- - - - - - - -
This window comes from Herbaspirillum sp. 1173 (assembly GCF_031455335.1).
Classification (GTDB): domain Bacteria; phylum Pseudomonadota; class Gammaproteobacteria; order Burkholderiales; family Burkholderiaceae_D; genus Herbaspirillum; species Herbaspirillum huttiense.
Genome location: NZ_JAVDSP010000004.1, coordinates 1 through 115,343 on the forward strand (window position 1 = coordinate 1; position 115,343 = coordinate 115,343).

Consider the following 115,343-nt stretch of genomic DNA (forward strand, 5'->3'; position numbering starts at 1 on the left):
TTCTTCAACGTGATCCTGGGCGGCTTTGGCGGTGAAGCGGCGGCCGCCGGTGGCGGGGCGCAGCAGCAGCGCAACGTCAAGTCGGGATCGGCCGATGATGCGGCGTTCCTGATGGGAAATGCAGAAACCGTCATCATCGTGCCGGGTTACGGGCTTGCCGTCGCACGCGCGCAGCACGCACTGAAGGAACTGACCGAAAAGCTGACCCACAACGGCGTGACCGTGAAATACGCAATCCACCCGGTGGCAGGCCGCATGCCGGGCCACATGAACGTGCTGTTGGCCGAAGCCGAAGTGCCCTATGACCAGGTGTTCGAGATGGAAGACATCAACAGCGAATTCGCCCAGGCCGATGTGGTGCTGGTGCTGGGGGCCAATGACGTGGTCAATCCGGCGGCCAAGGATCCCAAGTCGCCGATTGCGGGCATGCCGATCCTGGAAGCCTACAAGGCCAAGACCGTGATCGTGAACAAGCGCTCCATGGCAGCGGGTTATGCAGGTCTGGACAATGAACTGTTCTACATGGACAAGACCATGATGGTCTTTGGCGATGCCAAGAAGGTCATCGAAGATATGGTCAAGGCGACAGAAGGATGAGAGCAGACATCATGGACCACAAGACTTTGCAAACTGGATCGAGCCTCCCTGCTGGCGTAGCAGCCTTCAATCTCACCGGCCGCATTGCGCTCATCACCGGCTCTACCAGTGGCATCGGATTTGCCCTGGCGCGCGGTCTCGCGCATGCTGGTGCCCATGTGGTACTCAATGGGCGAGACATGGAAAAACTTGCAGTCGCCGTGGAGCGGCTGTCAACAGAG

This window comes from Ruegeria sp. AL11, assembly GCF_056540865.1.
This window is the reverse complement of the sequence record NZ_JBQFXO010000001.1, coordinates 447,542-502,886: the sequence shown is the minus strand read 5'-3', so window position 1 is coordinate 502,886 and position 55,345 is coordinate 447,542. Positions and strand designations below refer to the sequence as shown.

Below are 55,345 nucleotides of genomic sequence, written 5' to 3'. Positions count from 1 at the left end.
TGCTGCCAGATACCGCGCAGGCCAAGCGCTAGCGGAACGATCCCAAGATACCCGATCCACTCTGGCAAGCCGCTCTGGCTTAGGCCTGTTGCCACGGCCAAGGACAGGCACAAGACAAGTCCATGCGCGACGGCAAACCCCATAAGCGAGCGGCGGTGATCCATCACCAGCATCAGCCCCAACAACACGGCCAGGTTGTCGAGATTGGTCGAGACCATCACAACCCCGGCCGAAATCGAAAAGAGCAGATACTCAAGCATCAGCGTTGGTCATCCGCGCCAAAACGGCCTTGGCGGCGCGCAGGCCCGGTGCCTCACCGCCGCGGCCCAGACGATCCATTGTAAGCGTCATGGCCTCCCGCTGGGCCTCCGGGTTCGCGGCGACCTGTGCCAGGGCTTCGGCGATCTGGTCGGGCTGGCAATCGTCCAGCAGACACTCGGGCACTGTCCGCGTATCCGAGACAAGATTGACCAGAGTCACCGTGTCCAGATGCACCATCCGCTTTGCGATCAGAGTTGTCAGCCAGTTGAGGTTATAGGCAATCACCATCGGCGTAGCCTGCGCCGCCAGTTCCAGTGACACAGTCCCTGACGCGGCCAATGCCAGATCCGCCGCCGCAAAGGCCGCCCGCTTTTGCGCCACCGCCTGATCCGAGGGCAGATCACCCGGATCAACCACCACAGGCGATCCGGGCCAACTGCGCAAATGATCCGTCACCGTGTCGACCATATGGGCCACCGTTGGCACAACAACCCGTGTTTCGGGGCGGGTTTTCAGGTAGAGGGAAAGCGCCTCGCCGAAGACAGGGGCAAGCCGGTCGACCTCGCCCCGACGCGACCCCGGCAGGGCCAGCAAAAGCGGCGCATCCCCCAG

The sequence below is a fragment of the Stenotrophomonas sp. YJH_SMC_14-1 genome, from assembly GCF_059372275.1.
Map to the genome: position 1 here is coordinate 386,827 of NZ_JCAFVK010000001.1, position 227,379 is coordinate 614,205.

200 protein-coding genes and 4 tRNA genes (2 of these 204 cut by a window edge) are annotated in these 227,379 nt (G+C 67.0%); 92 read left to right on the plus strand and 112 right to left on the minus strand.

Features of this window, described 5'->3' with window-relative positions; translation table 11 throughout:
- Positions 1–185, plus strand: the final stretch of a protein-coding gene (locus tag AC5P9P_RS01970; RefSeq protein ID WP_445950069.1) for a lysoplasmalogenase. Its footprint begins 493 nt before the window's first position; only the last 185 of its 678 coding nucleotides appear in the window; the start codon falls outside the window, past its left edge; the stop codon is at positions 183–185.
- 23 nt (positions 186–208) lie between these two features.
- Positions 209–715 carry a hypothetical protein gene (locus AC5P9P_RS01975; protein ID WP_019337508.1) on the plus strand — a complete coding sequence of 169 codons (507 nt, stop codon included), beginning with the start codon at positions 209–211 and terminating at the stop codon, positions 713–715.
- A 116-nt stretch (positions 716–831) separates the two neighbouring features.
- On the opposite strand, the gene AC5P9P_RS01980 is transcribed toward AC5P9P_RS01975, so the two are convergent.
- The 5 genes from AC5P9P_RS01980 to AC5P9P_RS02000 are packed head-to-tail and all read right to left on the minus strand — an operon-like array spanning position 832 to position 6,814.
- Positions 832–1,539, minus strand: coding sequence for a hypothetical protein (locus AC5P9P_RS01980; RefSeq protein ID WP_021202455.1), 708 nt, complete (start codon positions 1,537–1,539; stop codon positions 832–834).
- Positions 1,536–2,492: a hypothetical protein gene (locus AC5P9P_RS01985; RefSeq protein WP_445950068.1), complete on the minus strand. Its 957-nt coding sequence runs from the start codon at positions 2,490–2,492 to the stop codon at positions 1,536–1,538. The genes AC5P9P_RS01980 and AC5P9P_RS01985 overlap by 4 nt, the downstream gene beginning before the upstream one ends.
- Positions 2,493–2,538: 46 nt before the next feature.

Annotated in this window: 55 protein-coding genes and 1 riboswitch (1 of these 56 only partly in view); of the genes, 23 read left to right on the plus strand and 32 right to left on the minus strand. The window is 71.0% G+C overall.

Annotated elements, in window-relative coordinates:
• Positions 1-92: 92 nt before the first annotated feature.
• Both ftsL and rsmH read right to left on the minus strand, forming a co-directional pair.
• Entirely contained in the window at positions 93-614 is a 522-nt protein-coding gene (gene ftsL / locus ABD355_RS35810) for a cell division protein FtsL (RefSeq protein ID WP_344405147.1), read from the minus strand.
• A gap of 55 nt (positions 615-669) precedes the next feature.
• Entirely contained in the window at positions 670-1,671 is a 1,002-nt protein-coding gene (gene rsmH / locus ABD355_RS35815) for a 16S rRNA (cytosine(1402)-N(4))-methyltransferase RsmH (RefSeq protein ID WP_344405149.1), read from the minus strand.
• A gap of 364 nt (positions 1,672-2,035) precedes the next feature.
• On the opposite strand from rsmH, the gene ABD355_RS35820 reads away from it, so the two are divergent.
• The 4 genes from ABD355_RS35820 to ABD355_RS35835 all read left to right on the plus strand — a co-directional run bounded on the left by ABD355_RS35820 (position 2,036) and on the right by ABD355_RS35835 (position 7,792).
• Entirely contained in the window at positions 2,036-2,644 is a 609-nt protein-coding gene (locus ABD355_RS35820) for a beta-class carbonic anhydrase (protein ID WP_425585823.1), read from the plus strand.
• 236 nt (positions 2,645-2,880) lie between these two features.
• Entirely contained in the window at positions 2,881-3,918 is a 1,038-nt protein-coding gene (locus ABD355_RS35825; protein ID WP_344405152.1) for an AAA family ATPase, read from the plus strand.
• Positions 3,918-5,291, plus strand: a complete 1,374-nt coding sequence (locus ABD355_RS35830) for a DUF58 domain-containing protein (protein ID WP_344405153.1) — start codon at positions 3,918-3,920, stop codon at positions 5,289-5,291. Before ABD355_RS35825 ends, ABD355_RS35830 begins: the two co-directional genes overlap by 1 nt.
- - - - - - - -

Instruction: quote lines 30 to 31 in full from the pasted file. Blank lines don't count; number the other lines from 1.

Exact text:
• A gap of 364 nt (positions 1,672-2,035) precedes the next feature.
• On the opposite strand from rsmH, the gene ABD355_RS35820 reads away from it, so the two are divergent.